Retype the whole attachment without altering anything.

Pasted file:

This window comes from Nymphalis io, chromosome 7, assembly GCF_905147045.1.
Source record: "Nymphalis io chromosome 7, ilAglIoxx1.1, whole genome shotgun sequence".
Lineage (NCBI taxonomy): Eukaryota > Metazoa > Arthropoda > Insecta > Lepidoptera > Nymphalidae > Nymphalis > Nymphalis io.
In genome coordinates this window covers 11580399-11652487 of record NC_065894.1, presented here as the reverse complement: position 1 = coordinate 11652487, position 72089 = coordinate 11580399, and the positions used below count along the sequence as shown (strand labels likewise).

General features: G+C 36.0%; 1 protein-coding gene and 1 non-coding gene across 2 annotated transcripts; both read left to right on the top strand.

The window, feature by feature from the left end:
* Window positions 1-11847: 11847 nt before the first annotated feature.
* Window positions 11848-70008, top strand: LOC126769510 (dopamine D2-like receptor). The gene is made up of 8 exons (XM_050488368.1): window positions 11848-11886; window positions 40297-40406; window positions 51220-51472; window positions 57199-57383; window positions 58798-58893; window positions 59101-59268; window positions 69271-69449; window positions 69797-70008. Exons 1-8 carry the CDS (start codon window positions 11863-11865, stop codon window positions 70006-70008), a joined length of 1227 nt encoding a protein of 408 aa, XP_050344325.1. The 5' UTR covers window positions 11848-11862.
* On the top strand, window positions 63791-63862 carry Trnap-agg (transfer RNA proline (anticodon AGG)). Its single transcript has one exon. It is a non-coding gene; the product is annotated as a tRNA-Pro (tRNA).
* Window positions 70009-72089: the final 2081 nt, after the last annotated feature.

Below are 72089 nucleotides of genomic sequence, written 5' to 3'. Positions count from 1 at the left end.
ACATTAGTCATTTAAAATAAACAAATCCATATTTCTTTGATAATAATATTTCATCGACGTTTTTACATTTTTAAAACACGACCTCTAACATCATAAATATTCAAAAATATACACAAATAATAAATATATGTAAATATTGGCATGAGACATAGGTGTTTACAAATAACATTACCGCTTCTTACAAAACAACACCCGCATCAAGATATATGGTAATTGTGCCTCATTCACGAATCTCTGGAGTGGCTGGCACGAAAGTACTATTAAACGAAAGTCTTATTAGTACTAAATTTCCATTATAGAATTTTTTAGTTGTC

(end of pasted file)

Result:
This window comes from Nymphalis io, chromosome 7, assembly GCF_905147045.1.
Source record: "Nymphalis io chromosome 7, ilAglIoxx1.1, whole genome shotgun sequence".
Lineage (NCBI taxonomy): Eukaryota > Metazoa > Arthropoda > Insecta > Lepidoptera > Nymphalidae > Nymphalis > Nymphalis io.
In genome coordinates this window covers 11580399-11652487 of record NC_065894.1, presented here as the reverse complement: position 1 = coordinate 11652487, position 72089 = coordinate 11580399, and the positions used below count along the sequence as shown (strand labels likewise).

General features: G+C 36.0%; 1 protein-coding gene and 1 non-coding gene across 2 annotated transcripts; both read left to right on the top strand.

The window, feature by feature from the left end:
* Window positions 1-11847: 11847 nt before the first annotated feature.
* Window positions 11848-70008, top strand: LOC126769510 (dopamine D2-like receptor). The gene is made up of 8 exons (XM_050488368.1): window positions 11848-11886; window positions 40297-40406; window positions 51220-51472; window positions 57199-57383; window positions 58798-58893; window positions 59101-59268; window positions 69271-69449; window positions 69797-70008. Exons 1-8 carry the CDS (start codon window positions 11863-11865, stop codon window positions 70006-70008), a joined length of 1227 nt encoding a protein of 408 aa, XP_050344325.1. The 5' UTR covers window positions 11848-11862.
* On the top strand, window positions 63791-63862 carry Trnap-agg (transfer RNA proline (anticodon AGG)). Its single transcript has one exon. It is a non-coding gene; the product is annotated as a tRNA-Pro (tRNA).
* Window positions 70009-72089: the final 2081 nt, after the last annotated feature.

Below are 72089 nucleotides of genomic sequence, written 5' to 3'. Positions count from 1 at the left end.
ACATTAGTCATTTAAAATAAACAAATCCATATTTCTTTGATAATAATATTTCATCGACGTTTTTACATTTTTAAAACACGACCTCTAACATCATAAATATTCAAAAATATACACAAATAATAAATATATGTAAATATTGGCATGAGACATAGGTGTTTACAAATAACATTACCGCTTCTTACAAAACAACACCCGCATCAAGATATATGGTAATTGTGCCTCATTCACGAATCTCTGGAGTGGCTGGCACGAAAGTACTATTAAACGAAAGTCTTATTAGTACTAAATTTCCATTATAGAATTTTTTAGTTGTC